The FAA's proposed
charity/sightseeing rule — what they call the National Air
Tour Standards proposal — is bad policy, is not justified by
safety data, and should be withdrawn. Plain and simple, that was
the message AOPA presented on Tuesday at the first of two public
meetings the FAA held to hear from pilots on the proposal.
The FAA gave in and agreed to hold public meetings after months
of pressure by AOPA, members of Congress, and other aviation
groups. The proposed rule would drive nearly all Part 91
sightseeing operators out of business and deplete the pool of
pilots available to help charities with fundraising flights by
nearly 22%. "The FAA is trying to force a rule into place that
doesn't make sense," said AOPA President Phil Boyer. "AOPA exists
to protect the interests of general aviation, and those interests
are definitely under attack with this proposed rule."
"AOPA's own research showed that the FAA grossly underestimated
the effects of this rule," said AOPA Senior Vice President of
Government and Technical Affairs Andy Cebula, who made AOPA's
presentation. "The FAA's own estimates indicated that the rule
change would drive approximately 700 of the estimated 1,670 Part 91
sightseeing operations out of business. That alone is an awful
toll, but our numbers show the actual number of businesses forced
to close would be nearly double that — more than 80% of all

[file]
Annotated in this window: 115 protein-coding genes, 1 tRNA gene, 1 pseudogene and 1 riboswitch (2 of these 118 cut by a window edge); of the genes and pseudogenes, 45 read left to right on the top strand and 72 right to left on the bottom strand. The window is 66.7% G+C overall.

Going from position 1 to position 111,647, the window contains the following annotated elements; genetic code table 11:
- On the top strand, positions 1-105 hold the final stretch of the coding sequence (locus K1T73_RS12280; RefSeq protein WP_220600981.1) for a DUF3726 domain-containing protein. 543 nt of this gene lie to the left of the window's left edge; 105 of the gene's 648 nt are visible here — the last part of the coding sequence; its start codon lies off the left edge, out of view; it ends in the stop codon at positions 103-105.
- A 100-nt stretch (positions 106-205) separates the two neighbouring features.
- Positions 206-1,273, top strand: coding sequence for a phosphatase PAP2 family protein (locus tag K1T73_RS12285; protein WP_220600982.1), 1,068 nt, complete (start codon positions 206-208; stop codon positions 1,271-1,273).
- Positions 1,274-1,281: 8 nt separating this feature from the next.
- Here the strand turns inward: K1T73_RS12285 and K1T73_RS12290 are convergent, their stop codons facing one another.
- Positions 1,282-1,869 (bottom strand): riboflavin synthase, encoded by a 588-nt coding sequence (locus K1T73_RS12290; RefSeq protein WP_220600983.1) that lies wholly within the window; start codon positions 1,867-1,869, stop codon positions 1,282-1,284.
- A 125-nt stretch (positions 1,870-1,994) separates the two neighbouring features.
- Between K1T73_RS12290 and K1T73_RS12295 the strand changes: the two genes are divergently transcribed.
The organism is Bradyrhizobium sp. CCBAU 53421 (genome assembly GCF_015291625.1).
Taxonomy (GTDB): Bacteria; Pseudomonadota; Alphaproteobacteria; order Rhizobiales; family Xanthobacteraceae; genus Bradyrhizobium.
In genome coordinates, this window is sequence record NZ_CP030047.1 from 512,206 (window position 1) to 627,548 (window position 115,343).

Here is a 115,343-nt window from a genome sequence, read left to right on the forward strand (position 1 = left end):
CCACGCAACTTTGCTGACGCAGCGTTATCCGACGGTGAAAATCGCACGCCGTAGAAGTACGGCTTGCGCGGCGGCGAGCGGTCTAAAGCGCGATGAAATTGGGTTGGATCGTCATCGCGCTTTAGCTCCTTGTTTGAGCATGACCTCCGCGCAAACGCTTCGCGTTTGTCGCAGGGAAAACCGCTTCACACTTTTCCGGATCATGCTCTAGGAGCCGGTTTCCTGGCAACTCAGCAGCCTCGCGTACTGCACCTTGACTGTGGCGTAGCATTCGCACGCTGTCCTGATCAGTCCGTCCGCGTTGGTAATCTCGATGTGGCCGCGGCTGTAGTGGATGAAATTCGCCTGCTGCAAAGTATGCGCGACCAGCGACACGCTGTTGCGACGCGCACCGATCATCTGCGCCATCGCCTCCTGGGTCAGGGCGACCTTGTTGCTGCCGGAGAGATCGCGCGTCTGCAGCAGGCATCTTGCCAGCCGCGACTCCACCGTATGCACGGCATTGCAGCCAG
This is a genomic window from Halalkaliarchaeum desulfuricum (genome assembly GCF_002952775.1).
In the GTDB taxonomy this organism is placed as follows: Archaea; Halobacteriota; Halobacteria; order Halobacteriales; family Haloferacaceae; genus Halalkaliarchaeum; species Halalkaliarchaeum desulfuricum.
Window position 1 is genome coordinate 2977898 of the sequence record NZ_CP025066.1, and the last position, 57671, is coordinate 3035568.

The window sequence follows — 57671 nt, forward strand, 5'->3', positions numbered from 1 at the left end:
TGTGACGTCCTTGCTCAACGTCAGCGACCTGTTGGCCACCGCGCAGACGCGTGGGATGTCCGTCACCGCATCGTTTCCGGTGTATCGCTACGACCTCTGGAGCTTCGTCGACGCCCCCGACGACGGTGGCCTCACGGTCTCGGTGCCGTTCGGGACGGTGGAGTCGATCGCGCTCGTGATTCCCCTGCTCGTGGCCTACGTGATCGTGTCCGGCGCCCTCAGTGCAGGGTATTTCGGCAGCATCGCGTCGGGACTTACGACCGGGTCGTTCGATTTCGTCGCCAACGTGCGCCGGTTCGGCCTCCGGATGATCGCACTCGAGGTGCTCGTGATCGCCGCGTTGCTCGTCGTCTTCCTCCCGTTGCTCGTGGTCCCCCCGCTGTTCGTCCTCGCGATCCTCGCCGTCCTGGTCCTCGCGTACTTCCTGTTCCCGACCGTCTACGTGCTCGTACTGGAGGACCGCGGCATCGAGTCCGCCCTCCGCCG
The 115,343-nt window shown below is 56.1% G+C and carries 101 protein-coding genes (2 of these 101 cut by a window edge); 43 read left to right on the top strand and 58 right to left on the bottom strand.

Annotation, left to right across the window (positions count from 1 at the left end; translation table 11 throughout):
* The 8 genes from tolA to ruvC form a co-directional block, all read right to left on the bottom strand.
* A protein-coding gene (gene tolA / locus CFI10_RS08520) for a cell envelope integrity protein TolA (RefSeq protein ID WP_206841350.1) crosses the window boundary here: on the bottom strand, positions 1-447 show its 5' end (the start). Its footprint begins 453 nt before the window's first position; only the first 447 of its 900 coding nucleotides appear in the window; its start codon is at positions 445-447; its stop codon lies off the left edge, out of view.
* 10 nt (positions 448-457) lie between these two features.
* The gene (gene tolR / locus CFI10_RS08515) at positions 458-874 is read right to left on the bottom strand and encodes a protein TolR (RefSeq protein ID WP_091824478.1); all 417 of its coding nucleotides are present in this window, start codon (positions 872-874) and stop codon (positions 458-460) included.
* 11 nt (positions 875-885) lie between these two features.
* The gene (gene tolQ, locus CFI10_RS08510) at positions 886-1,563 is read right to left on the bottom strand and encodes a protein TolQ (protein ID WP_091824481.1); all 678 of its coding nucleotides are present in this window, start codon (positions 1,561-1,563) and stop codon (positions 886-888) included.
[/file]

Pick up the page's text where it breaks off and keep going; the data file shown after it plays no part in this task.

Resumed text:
Part 91 sightseeing businesses!"
Using data compiled by
the AOPA Air Safety Foundation, Cebula demonstrated that the safety
justification for the proposed rule is based on false premises. The
data included a mixture of Part 135 and Part 91 sightseeing
accidents and was not a true reflection of Part 91 operators'
safety record. And the Air Safety Foundation analysis of accidents
that did involve fixed-wing Part 91 aircraft found that the rule
change might have prevented only a very small handful.
Cebula noted that more than a dozen members from both houses of
Congress and both parties have written to the FAA expressing
concerns about the proposed rule change. He also talked about
serious shortcomings that a report by the Small Business
Administration's Office of Advocacy brought to light.
Echoing AOPA's formal comments on the proposed rule, Cebula told
the FAA that it would be impractical and nearly impossible to
implement and does not reflect an understanding of general
The second and final meeting will be held on May 21 in Las
Vegas, Nevada, in the Commission Chamber at the Clark County
Government Center, 500 S. Grand Central Parkway, Las Vegas, Nevada